NYC teachers union chief calls critics ‘idiots’ who should ‘shut up’ at town hallAugust 5, 2021
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United Federation of Teachers President Michael Mulgrew called union critics “idiots” who should “shut up” during a town hall with members this week.
The pugnacious labor boss lashed out at those who have accused the UFT of obstructing classroom activity in the nation’s largest school system.
“Right away, people always love to jump on the teacher unions,” he said on a conference call with thousands of members listening in. “Oh, the teacher unions are against mandates. It’s all about them. It’s not about the kids.”
Union factions opposed the reopening of schools last summer, arguing that COVID-19 conditions had not sufficiently eased and that the DOE was not taking adequate precautions.
Mayor de Blasio delayed the new academic year by a week amid escalating opposition from the UFT.
The union also initially balked at changing a controversial rule that automatically shuttered any school with two or more COVID-19 cases.
But Mulgrew argued Tuesday that his group — which reported 74 coronavirus-linked deaths — gamely handled coronavirus upheaval and should be commended rather than condemned.
“When we had to set up remote teaching which was not our responsibility we went out and did it,” he said. “When we opened up schools in a pandemic before there was even a vaccine we went and did it. So I will fight with all of those idiots when they start that crap.”
Mulgrew said critics are unaware of the challenges teachers face on the ground in their buildings.
“Until then, they need to shut up,” he said.
The union chief said he rejected assertions that his members are pushing for a remote learning option this year to avoid coming into classrooms.
“That’s what we see is going on out there,” he said. “They’re trying to use these different issues against us. The teachers only want remote and they don’t care about the kids. The teachers just want to run around and they don’t care about the kids.”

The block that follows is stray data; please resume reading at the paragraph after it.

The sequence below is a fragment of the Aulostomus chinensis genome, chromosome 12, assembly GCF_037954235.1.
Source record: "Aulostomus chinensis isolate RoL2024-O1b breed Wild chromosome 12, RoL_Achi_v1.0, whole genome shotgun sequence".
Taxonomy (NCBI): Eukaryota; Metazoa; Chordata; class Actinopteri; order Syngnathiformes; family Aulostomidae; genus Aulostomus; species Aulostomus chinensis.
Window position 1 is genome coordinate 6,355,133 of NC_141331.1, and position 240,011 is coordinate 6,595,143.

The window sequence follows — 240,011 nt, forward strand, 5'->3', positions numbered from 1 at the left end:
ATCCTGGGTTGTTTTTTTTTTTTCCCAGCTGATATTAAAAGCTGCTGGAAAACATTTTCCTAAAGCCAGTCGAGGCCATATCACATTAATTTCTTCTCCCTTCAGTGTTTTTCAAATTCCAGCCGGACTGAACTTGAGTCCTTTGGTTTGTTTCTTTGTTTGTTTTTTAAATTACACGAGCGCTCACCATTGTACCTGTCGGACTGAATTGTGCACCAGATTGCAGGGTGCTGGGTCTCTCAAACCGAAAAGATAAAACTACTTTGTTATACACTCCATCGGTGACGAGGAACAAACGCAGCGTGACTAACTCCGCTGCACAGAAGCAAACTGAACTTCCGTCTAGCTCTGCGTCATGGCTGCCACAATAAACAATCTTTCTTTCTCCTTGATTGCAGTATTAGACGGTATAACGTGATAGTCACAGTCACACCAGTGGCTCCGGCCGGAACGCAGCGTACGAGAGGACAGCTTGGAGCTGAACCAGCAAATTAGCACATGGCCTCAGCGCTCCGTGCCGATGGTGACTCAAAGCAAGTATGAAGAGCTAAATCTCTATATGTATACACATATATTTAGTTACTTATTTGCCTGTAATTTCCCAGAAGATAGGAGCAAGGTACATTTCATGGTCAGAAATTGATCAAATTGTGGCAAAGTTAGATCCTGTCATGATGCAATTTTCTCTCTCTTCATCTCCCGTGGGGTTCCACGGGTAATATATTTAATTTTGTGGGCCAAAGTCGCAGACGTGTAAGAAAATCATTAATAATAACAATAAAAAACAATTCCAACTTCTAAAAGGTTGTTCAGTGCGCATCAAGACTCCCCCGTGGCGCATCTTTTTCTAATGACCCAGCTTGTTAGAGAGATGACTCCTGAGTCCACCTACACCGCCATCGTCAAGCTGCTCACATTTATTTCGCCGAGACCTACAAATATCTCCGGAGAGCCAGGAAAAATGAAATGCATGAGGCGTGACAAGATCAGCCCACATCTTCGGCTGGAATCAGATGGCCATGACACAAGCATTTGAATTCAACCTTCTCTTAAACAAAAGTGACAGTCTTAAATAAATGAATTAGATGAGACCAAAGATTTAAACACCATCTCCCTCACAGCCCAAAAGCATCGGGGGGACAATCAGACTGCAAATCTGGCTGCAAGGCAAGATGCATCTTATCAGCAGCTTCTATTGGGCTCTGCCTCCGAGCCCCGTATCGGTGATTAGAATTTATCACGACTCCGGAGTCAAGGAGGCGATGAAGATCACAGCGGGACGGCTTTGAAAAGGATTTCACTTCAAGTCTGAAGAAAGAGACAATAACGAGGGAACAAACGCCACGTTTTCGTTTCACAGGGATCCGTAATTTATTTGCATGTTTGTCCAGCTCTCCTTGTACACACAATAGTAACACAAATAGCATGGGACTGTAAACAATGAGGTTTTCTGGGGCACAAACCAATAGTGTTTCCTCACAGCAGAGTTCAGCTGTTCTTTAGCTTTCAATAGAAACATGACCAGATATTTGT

Mulgrew touched on a range of issues ahead of the fraught new academic year during the address, and urged teachers to be flexible in their demands given the onset of the delta variant.
Despite repeated assurances from City Hall that there will be no remote option for students this year, Mulgrew was more circumspect.
“Come September, I fully expect us to be open,” he said. “Whether we’ll have a remote option or not I’m not sure right now.”
He also reminded teachers that they will be eligible for medical accommodations again this year — but won’t be able to work from home if approved.
Last year, roughly 20,000 teachers — or 27 percent of their total — received medical waivers and were able to work remotely.
“Some will get approved and some will not,” Mulgrew said. “But a medical accommodation does not mean work from home. Okay? I’ve been straight with everyone on that for quite some time. Last time, that’s what it meant. It’s not going to mean that this year.”
Mulgrew also expressed concerns over possible overcrowding at schools unable to operate at full capacity given the continuation of social distancing mandates.
Mulgrew said the DOE has reported that only 50 schools will not be able to host all their kids in that scenario as of now — but that he suspected the figure was far higher.
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